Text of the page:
Do You Have a Drinking Problem? – The Dangers of Over Drinking in Distance Runners
By Rick Morris
Do you have a drinking problem? Don’t worry; you won’t need the 12 step system. I’m talking about drinking too much water during a long race or training run. Yep – I said drinking too much. Over the past 20 years it’s been drummed into our heads that we need to drink early, often and in copious quantities. Coaches, the media and even the government have been saying that we should drink as much as tolerable, especially when we are running in the heat. Huge, multi-million dollar businesses have been built on those recommendations. Just look at all of the bottled water, sports drinks and plastic water bottles on stores shelves. There’s something that those business that generate millions of dollars in sales on sports hydration don’t want you to know. You don’t need that much hydration! There is even some dangers in over drinking in distance runners.
That isn’t breaking news. The dangers of over drinking have been well known since 1985 when the story of a 46 year old woman, who suffered from hyponatremia during a race, was first reported. The paper entitled “Water intoxication: a possible complication of endurance exercise”, told the story of the runner who became ill during the last 20km of the Comrades marathon. Doctors diagnosed the women, who survived the experience, with hyponatremic encephalopathy. The authors of the paper concluded that “…the intake of hypotonic fluids in excess of that required to balance sweat and urine losses may be hazardous in some individuals.”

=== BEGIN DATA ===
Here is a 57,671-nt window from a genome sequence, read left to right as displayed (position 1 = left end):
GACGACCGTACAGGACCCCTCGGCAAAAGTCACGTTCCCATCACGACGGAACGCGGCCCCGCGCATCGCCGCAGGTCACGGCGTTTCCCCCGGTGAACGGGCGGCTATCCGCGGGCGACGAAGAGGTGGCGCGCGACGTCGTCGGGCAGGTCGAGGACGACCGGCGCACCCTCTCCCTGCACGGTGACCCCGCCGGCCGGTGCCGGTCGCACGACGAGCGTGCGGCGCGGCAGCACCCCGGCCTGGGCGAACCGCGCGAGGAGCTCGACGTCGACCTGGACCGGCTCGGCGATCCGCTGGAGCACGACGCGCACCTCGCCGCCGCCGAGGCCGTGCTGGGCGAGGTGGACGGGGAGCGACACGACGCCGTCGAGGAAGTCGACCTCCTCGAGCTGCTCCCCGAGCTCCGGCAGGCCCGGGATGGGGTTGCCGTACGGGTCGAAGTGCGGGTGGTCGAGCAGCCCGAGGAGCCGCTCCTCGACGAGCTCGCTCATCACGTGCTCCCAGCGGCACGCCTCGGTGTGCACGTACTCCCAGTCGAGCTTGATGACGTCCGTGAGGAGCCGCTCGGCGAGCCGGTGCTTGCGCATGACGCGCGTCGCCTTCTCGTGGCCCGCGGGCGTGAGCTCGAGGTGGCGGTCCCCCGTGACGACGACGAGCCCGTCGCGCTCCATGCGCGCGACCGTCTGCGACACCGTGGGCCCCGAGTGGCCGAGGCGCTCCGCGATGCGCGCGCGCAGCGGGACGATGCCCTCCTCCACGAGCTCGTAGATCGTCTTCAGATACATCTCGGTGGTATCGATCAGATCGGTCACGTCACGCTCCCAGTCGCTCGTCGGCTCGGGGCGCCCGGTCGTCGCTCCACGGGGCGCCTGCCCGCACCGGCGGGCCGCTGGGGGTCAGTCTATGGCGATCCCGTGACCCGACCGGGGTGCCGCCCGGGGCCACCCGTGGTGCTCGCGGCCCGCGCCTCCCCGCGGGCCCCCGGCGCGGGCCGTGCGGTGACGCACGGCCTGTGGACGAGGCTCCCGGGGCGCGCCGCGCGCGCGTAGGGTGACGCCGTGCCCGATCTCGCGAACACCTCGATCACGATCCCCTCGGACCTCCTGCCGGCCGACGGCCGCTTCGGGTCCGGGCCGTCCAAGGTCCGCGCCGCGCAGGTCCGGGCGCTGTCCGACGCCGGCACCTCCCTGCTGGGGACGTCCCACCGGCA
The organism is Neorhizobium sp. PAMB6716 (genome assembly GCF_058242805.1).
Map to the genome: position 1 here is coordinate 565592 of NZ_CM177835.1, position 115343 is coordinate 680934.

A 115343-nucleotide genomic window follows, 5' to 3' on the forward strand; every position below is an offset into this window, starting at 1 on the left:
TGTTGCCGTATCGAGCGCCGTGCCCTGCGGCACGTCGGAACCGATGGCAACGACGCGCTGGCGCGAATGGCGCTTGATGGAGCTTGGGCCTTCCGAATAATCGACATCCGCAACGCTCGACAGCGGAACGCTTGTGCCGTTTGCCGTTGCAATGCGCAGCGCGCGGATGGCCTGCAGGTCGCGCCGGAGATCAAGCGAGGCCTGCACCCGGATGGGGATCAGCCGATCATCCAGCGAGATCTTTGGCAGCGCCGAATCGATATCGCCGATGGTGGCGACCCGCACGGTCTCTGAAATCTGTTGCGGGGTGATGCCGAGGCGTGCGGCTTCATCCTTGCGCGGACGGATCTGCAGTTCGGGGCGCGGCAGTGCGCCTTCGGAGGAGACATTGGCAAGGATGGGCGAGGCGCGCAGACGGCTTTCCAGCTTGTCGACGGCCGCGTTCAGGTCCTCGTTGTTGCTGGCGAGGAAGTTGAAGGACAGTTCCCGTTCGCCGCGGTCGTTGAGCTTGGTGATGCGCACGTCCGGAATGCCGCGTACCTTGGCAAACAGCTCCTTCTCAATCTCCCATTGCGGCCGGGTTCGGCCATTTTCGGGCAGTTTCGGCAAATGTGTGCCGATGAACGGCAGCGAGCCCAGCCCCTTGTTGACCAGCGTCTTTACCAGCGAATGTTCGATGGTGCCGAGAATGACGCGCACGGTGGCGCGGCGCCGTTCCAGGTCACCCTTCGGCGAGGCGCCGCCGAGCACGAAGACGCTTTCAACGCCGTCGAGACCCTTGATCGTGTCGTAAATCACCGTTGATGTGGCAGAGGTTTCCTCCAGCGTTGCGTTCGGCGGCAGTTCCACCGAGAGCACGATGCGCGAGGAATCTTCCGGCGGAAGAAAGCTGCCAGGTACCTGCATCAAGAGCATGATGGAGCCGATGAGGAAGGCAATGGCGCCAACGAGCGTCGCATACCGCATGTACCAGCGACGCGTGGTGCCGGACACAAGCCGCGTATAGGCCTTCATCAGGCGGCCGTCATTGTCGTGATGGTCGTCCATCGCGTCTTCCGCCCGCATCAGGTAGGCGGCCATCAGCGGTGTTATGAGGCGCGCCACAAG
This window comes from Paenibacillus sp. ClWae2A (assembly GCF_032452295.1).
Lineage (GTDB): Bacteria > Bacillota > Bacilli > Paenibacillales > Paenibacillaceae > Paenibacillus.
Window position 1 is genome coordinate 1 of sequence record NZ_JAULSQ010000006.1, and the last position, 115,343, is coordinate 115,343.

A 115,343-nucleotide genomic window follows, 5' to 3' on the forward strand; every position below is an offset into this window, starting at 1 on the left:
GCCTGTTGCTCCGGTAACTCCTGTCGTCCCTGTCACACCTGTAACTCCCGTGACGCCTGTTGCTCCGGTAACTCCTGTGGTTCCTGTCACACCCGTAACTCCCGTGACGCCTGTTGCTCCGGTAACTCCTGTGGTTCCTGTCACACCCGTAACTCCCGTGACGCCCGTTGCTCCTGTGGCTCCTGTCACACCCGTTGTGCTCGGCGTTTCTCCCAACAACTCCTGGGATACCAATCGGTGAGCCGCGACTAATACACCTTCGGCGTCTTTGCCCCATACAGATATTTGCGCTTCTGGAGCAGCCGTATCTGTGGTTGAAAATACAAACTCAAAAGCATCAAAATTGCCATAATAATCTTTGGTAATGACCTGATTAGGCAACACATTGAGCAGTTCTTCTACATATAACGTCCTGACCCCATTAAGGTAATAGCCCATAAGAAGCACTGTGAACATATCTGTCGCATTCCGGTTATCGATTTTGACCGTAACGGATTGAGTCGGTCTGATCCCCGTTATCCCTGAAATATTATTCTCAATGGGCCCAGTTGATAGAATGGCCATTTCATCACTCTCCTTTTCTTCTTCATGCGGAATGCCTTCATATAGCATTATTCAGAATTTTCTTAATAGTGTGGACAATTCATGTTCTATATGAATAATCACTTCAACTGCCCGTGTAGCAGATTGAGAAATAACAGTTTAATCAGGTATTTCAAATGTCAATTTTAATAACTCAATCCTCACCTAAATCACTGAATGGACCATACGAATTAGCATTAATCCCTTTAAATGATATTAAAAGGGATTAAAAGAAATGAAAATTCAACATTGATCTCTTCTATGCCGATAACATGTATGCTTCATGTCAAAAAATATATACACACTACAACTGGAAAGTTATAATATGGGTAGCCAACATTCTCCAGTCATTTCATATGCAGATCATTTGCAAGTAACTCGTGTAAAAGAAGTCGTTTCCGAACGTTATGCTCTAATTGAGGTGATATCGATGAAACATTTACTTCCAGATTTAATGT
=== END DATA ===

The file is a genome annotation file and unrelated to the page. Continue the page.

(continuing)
In 1986 the Journal of the American Medical Association published the personal reports of two doctors who ran in an ultra marathon in Chicago. The participants of that race had been advised to drink between 300 – 360 ml of fluid every 1.5 km. By the end of the event each doctor had consumed over 20 liters of fluid and both suffered from hyponatremia. The report concluded that “While this practice of drinking in excess of thirst may deter the occurrence of dehydration, large intakes of hypotonic fluids, associated with substantial sodium losses, can lead to hyponatremia as it did in the case of these runners.”
Another study, published in 1991, looked at the fluid and sodium balance of runners that collapsed during the 1988 Comrades marathon. That investigation came to a similar conclusion “…the hyponatremia of exercise results from fluid retention in subjects who ingest abnormally large fluid volumes during prolonged exercise.”
It had become obvious by that point that over drinking causes hyponatremia, but there was little data on whether or not fluid restriction would help prevent the condition. Some New Zealand scientists changed that. The New Zealand researchers found that simply advising the athletes not to over drink and restricting fluid availability on the course reduced the number of hyponatremia cases during the New Zealand Ironman from 14 in 1997 to only 3 in 1998.
Even the US military got involved in the hydration debate. In 1989 the military issued new hydration guidelines that were in line with the “drink as much as tolerable” philosophy of the time. Their intentions were good; to reduce the risk of heat illness in military personnel, but the results bordered on disaster. Exercise associated hyponatremia (EAH) increased dramatically at that time. Between 1989 and 1996 there were 125 cases of EAH with 6 reported deaths. The US military quickly reacted by changing their guidelines and setting upper limits to fluid intake. Incidence of EAS fell as a result.